Thursday, October 03, 2013

Parked curbside, trucks offer food served quickly, not fast food

by Zinta Aistars
Published in Southwest Michigan's Second Wave Media
October 3, 2013


Food trucks have been legal for a year now in the Kalamazoo area and the vehicles are developing a following around town. Zinta Aistars talks to those who have been bringing food to the people.

Out on the street, outside in the farmers markets, alongside parks, with no restaurant in sight, the smells of fresh food cooking waft through the air and tantalize. Tomatoes gently roast, bacon sizzles, fresh mozzarella melts and oozes, forming tiny cheesy bubbles. Mushrooms swim in warm butter. Meats simmer and spices pepper the air, stirring appetites. 

In August 2012, the Kalamazoo City Commission passed an ordinance that allows food truck vendors to do business in Kalamazoo, selling food from their trucks, equipped with kitchens, as long as they are parked no less than 150 feet from a brick-and-mortar restaurant. The ordinance passed unanimously, and in the year since, food trucks and mobile food units have appeared throughout Kalamazoo, doing a brisk and delicious business. 

"The ordinance hadn’t been changed in some 50 years," says Noel Corwin, chef and owner of Gorilla Gourmet, operating out of a white truck decorated with the in-your-face immense likeness of a gorilla. "I started my business about three-and-a-half years ago, at the farmers market and catering, but about two-and-a-half years ago, I started having a conversation with Kalamazoo mayor Bobby Hopewell about the food truck ordinance."

The Kalamazoo City Commission and the mayor expressed concerns about keeping a fair proximity to restaurants, Corwin says, and they wanted to know about cleanliness in a mobile kitchen. Corwin got involved in expanded conversations with the local health department to address and put to rest those concerns. Mobile food units undergo rigorous health inspections, just like any restaurant would.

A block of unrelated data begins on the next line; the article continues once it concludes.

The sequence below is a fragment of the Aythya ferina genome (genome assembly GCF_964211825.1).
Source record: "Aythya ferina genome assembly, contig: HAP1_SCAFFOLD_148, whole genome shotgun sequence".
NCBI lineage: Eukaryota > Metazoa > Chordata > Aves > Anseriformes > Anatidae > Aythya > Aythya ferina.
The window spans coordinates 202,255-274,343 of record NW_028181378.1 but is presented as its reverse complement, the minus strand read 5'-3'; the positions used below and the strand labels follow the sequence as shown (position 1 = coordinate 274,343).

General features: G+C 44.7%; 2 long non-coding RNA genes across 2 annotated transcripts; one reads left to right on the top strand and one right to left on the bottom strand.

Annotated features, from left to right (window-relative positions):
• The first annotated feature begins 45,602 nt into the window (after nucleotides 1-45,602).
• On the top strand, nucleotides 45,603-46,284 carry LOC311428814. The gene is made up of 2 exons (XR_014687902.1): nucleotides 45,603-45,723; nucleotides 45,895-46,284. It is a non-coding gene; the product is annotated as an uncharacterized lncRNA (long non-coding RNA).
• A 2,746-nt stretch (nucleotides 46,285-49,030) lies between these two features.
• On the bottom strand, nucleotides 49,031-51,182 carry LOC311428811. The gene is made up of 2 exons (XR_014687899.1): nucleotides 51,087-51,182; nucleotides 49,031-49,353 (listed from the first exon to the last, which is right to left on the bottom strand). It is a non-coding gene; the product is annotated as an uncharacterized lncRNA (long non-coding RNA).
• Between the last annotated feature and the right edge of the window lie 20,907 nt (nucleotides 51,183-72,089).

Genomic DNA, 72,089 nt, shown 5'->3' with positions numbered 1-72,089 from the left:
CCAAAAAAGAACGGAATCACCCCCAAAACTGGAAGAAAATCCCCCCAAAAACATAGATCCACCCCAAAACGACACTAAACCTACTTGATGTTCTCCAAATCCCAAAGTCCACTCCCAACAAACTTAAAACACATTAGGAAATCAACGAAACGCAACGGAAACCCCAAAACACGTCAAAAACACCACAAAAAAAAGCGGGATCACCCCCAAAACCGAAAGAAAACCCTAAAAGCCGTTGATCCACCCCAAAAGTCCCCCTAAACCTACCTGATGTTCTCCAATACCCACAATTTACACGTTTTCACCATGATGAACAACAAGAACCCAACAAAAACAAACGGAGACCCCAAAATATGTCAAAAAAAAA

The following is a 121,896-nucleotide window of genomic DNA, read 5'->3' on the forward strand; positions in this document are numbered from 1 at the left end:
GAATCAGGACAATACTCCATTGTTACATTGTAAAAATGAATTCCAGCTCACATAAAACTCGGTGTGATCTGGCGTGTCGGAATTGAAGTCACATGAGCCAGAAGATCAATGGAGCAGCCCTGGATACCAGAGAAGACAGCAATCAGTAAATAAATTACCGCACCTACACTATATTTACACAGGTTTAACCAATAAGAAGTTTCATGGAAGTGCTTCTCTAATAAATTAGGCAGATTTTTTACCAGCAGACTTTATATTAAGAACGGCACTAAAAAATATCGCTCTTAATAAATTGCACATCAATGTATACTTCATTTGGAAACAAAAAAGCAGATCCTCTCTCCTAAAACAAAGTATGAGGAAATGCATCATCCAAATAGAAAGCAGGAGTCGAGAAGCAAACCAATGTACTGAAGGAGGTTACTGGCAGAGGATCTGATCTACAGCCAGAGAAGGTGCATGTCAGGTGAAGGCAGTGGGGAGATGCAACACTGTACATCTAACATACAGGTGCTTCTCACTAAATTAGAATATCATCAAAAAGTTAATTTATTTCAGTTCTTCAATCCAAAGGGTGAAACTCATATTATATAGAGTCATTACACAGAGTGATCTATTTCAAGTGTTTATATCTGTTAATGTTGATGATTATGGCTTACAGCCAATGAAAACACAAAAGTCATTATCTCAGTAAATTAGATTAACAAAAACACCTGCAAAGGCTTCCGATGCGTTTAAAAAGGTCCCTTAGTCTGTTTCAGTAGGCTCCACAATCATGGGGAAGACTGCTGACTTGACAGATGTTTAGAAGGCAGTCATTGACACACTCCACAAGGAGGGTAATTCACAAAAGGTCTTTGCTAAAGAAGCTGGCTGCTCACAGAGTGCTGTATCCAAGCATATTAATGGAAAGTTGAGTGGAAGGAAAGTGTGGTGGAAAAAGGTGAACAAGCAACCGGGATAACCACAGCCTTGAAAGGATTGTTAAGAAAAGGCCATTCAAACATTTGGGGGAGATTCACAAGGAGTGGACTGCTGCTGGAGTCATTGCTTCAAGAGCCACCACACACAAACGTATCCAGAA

"We had to dispel many myths," says Corwin. "People thought of food trucks as carnie food or festival food. They expected hot dogs and burgers, but we offer restaurant-quality food, something different and fresh. Over this year, public perception is changing."

Corwin, like many of the local food truck and mobile food unit owners, is a trained chef with many years of experience. Since the food ordinance has allowed food to be sold on the street, business has flourished. 

Says Corwin: "Food trucks have limited space, so food is a constantly circulating, always fresh inventory, so in fact it is often fresher than what you might find in a brick-and-mortar kitchen."

That freshness doesn’t just apply to food. It can apply to coffee, too. Coffee Rescue delivers fair trade, locally micro-roasted beans in a converted ambulance that delivers to your place of business whenever you have a coffee emergency.

"The first year for Coffee Rescue was full of exciting challenges, the whirlwind of the public spotlight, and the support of a great community," says Jamie Brock, manager. "Food trucks have been so well received by the people and the city of Kalamazoo. It's exhilarating to know that Coffee Rescue is a pioneering member of that." 

Smoothie Operator began as an idea around the kitchen table, laden with farm-fresh food, at a Berrien Springs farm, says Zuzu Bartlett. Along with Lev Pasikhov and Matteo Fabro, Bartlett owns the food truck born of that dinner conversation. Smoothie Operator delivers smoothies made from all-organic, all-locally sourced fruits and vegetables.

"Everything changed with the new ordinance," says Bartlett. "We would probably have been forced to go somewhere like Chicago. The process would have been so much less enjoyable in a huge city, because part of what we love about Kalamazoo is the amount of support we've gotten from those we've met through building the truck and our customers, even the mayor."

Bridgett Blough, owner of Organic Gypsy, moved from Benton Harbor to Kalamazoo because of the new ordinance. She sells what she calls S.O.U.L. food: seasonal, organic, unrefined, local.

"The new ordinance has been a catalyst," Blough says. "I didn’t realize the impact it would have on me and on my business, but I feel like the city has really stood behind it. Now I have a year-round business. What the food trucks are doing benefits the greater good."

No one would agree more about the quality of food on the street than Terry Baker, owner of Pizza Vera.  Unlike the food trucks, his mobile wood-fired brick oven, transported in a trailer, does not ...


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